Carbon Fiber

CARBON FIBER AND FELT

Successfully used in aerospace, motor sports and other applications for years, carbon fiber is also considered the ultimate material for high-performance bicycles. With an incredibly high strength-to-weight ratio, the material is an engineer’s dream. It’s lighter than aluminum and stronger than steel, and a properly constructed carbon fiber frame can achieve an incredible ride quality with the stiffness and agility that performance-minded riders desire.

When Felt introduced its first carbon fiber frame, it was after exhaustive research on material grades and manufacturing techniques. Even though plenty of bike manufacturers were starting to use it, Felt engineers wanted to be absolutely certain that every carbon fiber bike it produced lived up to the company’s high standards of performance and durability.

Grading Carbon Fiber
Raw carbon fiber is made with extremely thin, strong fibers. These fibers come in many different grades—or in engineering terms, “modulus”—based on the material’s strength and stiffness. The higher the grade, the more it costs.

Higher grades of carbon fiber have a higher tensile modulus and are therefore stiffer. This is a good thing. However, high-grade carbon fiber can also be trickier to work with because of the need to maintain a balance between stiffness, strength and durability. It’s that balance that Felt always strives for. A frame that’s simply lighter, or stiffer, isn’t necessarily better. The goal is to balance all of the elements that make a bike perform best when it hits the road or trail.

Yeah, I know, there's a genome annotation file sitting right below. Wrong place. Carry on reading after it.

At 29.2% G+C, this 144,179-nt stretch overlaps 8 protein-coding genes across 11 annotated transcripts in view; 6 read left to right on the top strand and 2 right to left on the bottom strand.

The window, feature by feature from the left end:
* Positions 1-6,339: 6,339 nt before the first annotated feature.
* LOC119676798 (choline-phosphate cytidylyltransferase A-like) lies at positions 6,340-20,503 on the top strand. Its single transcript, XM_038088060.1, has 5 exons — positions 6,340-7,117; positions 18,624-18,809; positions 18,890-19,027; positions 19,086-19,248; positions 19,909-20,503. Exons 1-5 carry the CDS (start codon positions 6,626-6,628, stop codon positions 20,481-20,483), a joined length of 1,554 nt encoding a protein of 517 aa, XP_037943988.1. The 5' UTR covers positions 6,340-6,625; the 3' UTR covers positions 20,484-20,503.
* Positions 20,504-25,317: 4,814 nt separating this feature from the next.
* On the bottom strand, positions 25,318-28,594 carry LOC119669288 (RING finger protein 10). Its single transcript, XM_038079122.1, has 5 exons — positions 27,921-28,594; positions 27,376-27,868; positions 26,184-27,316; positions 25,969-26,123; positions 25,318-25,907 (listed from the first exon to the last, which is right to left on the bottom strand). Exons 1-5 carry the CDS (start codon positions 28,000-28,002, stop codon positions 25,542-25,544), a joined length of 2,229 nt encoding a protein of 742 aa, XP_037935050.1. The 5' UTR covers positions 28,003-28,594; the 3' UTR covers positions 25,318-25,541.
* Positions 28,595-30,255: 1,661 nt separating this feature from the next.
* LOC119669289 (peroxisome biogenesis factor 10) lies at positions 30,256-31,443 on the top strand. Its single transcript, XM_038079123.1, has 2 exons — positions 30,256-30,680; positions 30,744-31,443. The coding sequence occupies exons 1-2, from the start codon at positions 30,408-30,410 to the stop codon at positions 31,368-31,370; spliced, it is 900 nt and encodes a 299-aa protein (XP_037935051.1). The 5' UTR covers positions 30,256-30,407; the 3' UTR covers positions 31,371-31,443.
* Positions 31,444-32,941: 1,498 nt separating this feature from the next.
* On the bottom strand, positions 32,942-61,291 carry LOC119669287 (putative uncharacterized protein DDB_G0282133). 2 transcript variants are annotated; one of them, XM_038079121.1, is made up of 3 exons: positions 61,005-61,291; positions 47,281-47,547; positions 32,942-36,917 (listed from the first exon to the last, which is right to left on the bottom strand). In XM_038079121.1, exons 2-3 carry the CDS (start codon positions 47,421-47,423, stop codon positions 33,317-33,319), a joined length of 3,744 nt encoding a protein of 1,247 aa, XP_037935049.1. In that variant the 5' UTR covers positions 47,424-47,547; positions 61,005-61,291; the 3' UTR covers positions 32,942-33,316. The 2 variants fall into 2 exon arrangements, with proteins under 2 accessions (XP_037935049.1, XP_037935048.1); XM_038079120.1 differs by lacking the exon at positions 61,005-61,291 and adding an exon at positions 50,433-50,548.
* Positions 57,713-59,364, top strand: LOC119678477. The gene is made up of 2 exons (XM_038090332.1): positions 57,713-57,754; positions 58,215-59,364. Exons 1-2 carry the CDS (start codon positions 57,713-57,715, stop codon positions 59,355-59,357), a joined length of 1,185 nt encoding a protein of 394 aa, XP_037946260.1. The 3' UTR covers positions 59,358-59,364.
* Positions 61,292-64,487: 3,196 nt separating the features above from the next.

In addition to being a challenge to optimize, higher-grade carbon fiber is also more expensive. For these reasons, many bicycle manufacturers steer clear of the material. But Felt believes the investment is worthwhile. Starting with the best materials available is essential to achieving the ride quality that our engineers, and our professional athletes, demand.